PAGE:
Black Magic, Yvonne Chireau
Conjure in African-American Society AND Hoodoo, Voodoo and Conjure: A Handbook, Jeffrey E. Anderson
Mules and Men, Zora Neale Hurston
Voodoo and Hoodoo, Jim Haskins

 
yes,this. what she sed...."like".
lol
Ize bel zafen.
Ize bel daleen.

2greyhounds

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Hoodoo.
« Reply #4 on: November 20, 2011, 05:06:47 am »
Quote from: SatSekhem;29932
What exactly is 'hoodoo'? What makes this aspect of craft magic different from other traditions?

I do not call myself"hoodoo" but get many items for positive workings from a wonderful shop on etsy which would be considered Hoodoo: conjured cardea: The web address is: ConjuredCardea.etsey.com I really like the shop owner.
Then again i admit I am an etsy addict, I spend time on etsy rather than watch tv if -i have any free time!

Miss

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Re: Hoodoo.
« Reply #5 on: November 20, 2011, 05:32:36 pm »
Quote from: 2greyhounds;31041
I do not call myself"hoodoo" but get many items for positive workings from a wonderful shop on etsy which would be considered Hoodoo: conjured cardea: The web address is: ConjuredCardea.etsey.com I really like the shop owner.
Then again i admit I am an etsy addict, I spend time on etsy rather than watch tv if -i have any free time!

 
I feel you on the etsy addiction! I'm addicted to internet shopping in general, but etsy is one of my favorite. I've seen a plethora of hoodoo supplies there,too.

Miss

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Re: Hoodoo.
« Reply #6 on: November 20, 2011, 05:36:23 pm »
Quote from: catja6;29952
For books:
Black Magic, Yvonne Chireau
Conjure in African-American Society AND Hoodoo, Voodoo and Conjure: A Handbook, Jeffrey E. Anderson
Mules and Men, Zora Neale Hurston
Voodoo and Hoodoo, Jim Haskins

Thanks for adding to my Amazon wishlist! Ha!

Very informative post! Folk magic like this is very interesting.
« Last Edit: November 20, 2011, 05:39:13 pm by RandallS »

LeG

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Re: Hoodoo.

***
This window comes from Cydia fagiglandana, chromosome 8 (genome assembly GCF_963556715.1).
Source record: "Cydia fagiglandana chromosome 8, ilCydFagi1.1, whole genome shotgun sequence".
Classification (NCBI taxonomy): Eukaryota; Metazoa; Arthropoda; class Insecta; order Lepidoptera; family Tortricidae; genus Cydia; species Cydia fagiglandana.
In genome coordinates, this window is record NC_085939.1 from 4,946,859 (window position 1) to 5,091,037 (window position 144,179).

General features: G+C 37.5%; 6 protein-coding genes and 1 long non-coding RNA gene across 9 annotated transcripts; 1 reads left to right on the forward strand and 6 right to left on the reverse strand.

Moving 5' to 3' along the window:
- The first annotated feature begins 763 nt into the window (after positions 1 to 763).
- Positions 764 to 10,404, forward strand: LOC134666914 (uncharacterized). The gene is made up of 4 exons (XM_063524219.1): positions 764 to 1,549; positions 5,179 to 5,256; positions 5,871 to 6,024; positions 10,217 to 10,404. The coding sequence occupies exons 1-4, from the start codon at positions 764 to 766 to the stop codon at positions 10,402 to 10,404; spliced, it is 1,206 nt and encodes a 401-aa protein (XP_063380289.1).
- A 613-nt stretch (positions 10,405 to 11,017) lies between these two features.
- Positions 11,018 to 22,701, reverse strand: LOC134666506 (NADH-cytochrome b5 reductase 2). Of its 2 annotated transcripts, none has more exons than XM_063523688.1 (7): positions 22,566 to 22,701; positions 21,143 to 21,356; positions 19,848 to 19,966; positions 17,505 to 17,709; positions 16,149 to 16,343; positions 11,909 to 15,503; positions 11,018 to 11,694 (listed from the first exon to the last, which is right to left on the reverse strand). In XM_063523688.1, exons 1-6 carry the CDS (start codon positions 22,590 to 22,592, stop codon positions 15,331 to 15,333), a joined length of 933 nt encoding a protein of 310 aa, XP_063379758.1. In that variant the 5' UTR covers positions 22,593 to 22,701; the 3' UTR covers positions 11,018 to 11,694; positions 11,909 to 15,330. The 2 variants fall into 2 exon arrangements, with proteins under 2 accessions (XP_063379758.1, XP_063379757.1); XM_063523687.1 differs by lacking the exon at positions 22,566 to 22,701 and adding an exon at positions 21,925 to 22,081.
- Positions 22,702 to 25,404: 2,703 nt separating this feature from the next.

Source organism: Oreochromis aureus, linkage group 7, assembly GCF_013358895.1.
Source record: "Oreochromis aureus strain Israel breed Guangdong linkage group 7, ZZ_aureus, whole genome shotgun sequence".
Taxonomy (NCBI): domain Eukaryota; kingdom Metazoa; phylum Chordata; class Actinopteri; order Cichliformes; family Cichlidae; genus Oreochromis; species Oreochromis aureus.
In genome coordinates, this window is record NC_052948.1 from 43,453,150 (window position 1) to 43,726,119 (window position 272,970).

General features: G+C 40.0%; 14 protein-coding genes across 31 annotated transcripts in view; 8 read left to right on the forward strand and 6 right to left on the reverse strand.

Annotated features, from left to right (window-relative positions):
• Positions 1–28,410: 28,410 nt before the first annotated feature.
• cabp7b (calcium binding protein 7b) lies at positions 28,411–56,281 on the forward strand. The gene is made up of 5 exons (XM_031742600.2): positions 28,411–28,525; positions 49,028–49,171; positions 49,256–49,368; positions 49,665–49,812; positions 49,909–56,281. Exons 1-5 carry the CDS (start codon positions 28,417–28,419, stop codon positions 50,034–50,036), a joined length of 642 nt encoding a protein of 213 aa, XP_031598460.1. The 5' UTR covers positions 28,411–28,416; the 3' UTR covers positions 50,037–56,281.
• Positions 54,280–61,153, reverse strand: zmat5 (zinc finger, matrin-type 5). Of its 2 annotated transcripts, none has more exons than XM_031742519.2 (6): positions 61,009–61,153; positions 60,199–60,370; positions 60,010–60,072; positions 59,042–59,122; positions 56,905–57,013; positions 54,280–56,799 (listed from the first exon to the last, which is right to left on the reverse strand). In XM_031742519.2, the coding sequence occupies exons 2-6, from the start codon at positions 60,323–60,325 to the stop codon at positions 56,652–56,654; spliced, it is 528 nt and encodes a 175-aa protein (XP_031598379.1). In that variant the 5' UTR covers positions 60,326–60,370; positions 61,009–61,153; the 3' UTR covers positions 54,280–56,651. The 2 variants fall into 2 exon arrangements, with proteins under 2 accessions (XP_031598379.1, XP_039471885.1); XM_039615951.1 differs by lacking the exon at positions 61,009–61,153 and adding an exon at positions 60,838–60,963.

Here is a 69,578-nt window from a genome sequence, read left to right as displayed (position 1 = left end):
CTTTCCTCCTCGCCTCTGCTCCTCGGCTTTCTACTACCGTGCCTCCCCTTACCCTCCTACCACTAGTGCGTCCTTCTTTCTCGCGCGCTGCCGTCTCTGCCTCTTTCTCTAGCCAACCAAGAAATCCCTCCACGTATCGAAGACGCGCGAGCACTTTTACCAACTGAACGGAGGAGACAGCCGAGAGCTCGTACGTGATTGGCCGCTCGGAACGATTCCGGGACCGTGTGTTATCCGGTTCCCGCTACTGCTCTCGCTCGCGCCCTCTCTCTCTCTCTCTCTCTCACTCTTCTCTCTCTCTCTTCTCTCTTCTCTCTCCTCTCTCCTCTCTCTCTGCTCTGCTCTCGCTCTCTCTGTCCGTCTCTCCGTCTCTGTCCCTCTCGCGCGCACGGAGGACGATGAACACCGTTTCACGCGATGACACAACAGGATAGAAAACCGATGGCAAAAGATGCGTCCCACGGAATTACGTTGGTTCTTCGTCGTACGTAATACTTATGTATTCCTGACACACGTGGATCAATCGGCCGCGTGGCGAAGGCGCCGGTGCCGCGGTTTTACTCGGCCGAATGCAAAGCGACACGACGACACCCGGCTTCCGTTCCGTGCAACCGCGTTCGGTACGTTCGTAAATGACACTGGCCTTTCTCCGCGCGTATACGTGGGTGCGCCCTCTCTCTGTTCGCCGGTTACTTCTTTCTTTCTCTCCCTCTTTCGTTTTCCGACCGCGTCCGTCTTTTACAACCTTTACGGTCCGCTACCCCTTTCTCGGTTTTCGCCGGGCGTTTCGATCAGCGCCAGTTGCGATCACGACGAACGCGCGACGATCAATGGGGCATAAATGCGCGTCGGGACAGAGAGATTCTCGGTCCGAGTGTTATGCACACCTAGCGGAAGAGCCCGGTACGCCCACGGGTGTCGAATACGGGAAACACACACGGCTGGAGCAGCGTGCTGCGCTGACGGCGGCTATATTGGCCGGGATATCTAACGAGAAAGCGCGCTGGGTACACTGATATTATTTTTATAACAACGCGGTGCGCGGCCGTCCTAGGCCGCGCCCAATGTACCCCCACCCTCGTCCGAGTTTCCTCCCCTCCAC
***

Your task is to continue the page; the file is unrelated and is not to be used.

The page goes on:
« Reply #7 on: November 27, 2011, 09:08:24 pm »
Quote from: SatSekhem;29932
What exactly is 'hoodoo'? What makes this aspect of craft magic different from other traditions?

 
I don't know how in other traditions, but i know what this word means exactly in slavic language: Hoodoo(Hudo) - destructive actions of one person to another.

spoOk

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Re: Hoodoo.
« Reply #8 on: November 27, 2011, 09:13:08 pm »
Quote from: LeG;31922
I don't know how in other traditions, but i know what this word means exactly in slavic language: Hoodoo(Hudo) - destructive actions of one person to another.

 
ha! that's neat!
is this the meaning of the word as a slavic word or as an adopted word?
if it is just strictly Slavic meaning,in isolation from actual hoodoo,that's cool how it lines up that way.
there is a big aspect of hoodoo that has a separate mind set from other magic forms ,where " revenge,or bettering ones self" isn't considered bad to do,persay.
you still need to be very careful how you apply it mind you.
hexing,crossing,jinxing etc. can get very tangled very quickly.
Ize bel zafen.
Ize bel daleen.

LeG

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Re: Hoodoo.
« Reply #9 on: November 28, 2011, 02:48:46 am »
Quote from: spoOk;31924
ha! that's neat!
is this the meaning of the word as a slavic word or as an adopted word?
if it is just strictly Slavic meaning,in isolation from actual hoodoo,that's cool how it lines up that way.
there is a big aspect of hoodoo that has a separate mind set from other magic forms ,where " revenge,or bettering ones self" isn't considered bad to do,persay.
you still need to be very careful how you apply it mind you.
hexing,crossing,jinxing etc. can get very tangled very quickly.

 
I don't said that it has slavic roots, because i don't know. I just told how it's sounds in my native language. Maybe just coincidence...